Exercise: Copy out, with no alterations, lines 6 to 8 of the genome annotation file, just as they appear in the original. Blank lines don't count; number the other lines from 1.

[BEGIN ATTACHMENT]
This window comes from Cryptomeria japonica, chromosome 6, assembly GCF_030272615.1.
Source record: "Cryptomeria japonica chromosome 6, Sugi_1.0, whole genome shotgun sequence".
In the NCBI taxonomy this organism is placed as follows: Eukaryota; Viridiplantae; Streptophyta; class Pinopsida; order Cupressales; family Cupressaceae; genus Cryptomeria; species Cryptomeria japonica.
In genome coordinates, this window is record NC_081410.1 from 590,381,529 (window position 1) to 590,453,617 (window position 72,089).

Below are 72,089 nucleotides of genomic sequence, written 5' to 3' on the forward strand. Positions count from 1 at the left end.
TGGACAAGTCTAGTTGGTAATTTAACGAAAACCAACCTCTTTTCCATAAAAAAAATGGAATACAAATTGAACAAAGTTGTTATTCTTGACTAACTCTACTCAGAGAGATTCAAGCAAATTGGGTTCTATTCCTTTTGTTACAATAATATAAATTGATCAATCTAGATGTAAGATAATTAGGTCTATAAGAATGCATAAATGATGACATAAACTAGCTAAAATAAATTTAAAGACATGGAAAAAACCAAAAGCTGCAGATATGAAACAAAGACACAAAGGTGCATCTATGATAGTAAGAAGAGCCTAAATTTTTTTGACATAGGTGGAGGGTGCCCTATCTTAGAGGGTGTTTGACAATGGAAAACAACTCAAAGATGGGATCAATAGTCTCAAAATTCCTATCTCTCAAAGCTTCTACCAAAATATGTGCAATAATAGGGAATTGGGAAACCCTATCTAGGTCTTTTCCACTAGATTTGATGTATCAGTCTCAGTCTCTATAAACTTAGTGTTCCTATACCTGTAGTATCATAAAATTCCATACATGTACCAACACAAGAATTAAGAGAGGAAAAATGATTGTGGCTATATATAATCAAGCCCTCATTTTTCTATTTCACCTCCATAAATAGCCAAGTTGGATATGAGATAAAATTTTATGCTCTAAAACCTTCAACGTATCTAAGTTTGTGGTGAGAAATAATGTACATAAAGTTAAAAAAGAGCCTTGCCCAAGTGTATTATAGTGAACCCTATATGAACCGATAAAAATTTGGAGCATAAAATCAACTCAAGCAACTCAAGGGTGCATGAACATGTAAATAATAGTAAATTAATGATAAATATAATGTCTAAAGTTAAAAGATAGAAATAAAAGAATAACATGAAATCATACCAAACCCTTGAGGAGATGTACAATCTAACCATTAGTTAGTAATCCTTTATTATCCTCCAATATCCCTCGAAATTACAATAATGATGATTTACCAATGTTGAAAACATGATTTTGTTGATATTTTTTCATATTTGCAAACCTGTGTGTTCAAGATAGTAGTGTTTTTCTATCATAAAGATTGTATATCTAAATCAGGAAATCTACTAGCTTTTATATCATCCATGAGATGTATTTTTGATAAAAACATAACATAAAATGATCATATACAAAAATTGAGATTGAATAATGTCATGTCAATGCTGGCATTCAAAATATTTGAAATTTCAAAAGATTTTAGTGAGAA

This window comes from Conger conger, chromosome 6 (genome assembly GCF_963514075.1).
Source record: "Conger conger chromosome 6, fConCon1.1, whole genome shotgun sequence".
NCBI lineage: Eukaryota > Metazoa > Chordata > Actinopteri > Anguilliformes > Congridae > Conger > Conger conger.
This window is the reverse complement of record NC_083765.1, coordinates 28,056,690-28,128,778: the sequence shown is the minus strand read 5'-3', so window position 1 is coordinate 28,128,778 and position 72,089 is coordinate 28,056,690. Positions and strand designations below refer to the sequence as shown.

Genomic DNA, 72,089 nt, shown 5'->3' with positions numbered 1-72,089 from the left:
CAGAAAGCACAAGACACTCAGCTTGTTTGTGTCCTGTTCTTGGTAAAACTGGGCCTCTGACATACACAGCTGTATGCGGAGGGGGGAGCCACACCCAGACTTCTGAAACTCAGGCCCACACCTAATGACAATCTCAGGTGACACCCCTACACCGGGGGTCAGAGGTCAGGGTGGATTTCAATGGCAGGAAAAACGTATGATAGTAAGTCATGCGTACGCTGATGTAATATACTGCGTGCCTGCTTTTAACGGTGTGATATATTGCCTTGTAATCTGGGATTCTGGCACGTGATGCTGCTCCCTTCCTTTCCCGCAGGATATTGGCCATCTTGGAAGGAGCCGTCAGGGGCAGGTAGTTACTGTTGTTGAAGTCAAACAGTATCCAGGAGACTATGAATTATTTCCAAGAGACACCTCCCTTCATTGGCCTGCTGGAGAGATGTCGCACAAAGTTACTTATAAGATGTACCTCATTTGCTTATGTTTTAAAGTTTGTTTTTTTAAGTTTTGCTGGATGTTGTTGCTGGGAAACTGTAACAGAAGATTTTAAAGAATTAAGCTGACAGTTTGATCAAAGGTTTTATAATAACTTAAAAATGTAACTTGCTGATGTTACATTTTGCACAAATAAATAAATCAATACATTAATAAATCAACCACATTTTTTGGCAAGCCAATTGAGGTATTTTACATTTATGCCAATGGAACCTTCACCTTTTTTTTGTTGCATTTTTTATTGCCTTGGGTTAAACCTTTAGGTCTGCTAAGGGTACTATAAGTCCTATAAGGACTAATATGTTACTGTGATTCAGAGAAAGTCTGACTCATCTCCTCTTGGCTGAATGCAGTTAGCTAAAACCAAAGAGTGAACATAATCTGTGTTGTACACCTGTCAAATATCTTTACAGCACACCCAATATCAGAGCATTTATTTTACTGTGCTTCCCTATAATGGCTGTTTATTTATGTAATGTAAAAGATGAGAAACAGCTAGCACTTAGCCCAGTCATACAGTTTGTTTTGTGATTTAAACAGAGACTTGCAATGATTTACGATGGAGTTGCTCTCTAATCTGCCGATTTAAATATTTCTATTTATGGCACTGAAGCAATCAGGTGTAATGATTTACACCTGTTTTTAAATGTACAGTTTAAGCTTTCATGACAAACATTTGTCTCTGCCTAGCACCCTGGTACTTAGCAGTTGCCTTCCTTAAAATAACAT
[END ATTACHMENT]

TGGACAAGTCTAGTTGGTAATTTAACGAAAACCAACCTCTTTTCCATAAAAAAAATGGAATACAAATTGAACAAAGTTGTTATTCTTGACTAACTCTACTCAGAGAGATTCAAGCAAATTGGGTTCTATTCCTTTTGTTACAATAATATAAATTGATCAATCTAGATGTAAGATAATTAGGTCTATAAGAATGCATAAATGATGACATAAACTAGCTAAAATAAATTTAAAGACATGGAAAAAACCAAAAGCTGCAGATATGAAACAAAGACACAAAGGTGCATCTATGATAGTAAGAAGAGCCTAAATTTTTTTGACATAGGTGGAGGGTGCCCTATCTTAGAGGGTGTTTGACAATGGAAAACAACTCAAAGATGGGATCAATAGTCTCAAAATTCCTATCTCTCAAAGCTTCTACCAAAATATGTGCAATAATAGGGAATTGGGAAACCCTATCTAGGTCTTTTCCACTAGATTTGATGTATCAGTCTCAGTCTCTATAAACTTAGTGTTCCTATACCTGTAGTATCATAAAATTCCATACATGTACCAACACAAGAATTAAGAGAGGAAAAATGATTGTGGCTATATATAATCAAGCCCTCATTTTTCTATTTCACCTCCATAAATAGCCAAGTTGGATATGAGATAAAATTTTATGCTCTAAAACCTTCAACGTATCTAAGTTTGTGGTGAGAAATAATGTACATAAAGTTAAAAAAGAGCCTTGCCCAAGTGTATTATAGTGAACCCTATATGAACCGATAAAAATTTGGAGCATAAAATCAACTCAAGCAACTCAAGGGTGCATGAACATGTAAATAATAGTAAATTAATGATAAATATAATGTCTAAAGTTAAAAGATAGAAATAAAAGAATAACATGAAATCATACCAAACCCTTGAGGAGATGTACAATCTAACCATTAGTTAGTAATCCTTTATTATCCTCCAATATCCCTCGAAATTACAATAATGATGATTTACCAATGTTGAAAACATGATTTTGTTGATATTTTTTCATATTTGCAAACCTGTGTGTTCAAGATAGTAGTGTTTTTCTATCATAAAGATTGTATATCTAAATCAGGAAATCTACTAGCTTTTATATCATCCATGAGATGTATTTTTGATAAAAACATAACATAAAATGATCATATACAAAAATTGAGATTGAATAATGTCATGTCAATGCTGGCATTCAAAATATTTGAAATTTCAAAAGATTTTAGTGAGAA

This window comes from Conger conger, chromosome 6 (genome assembly GCF_963514075.1).
Source record: "Conger conger chromosome 6, fConCon1.1, whole genome shotgun sequence".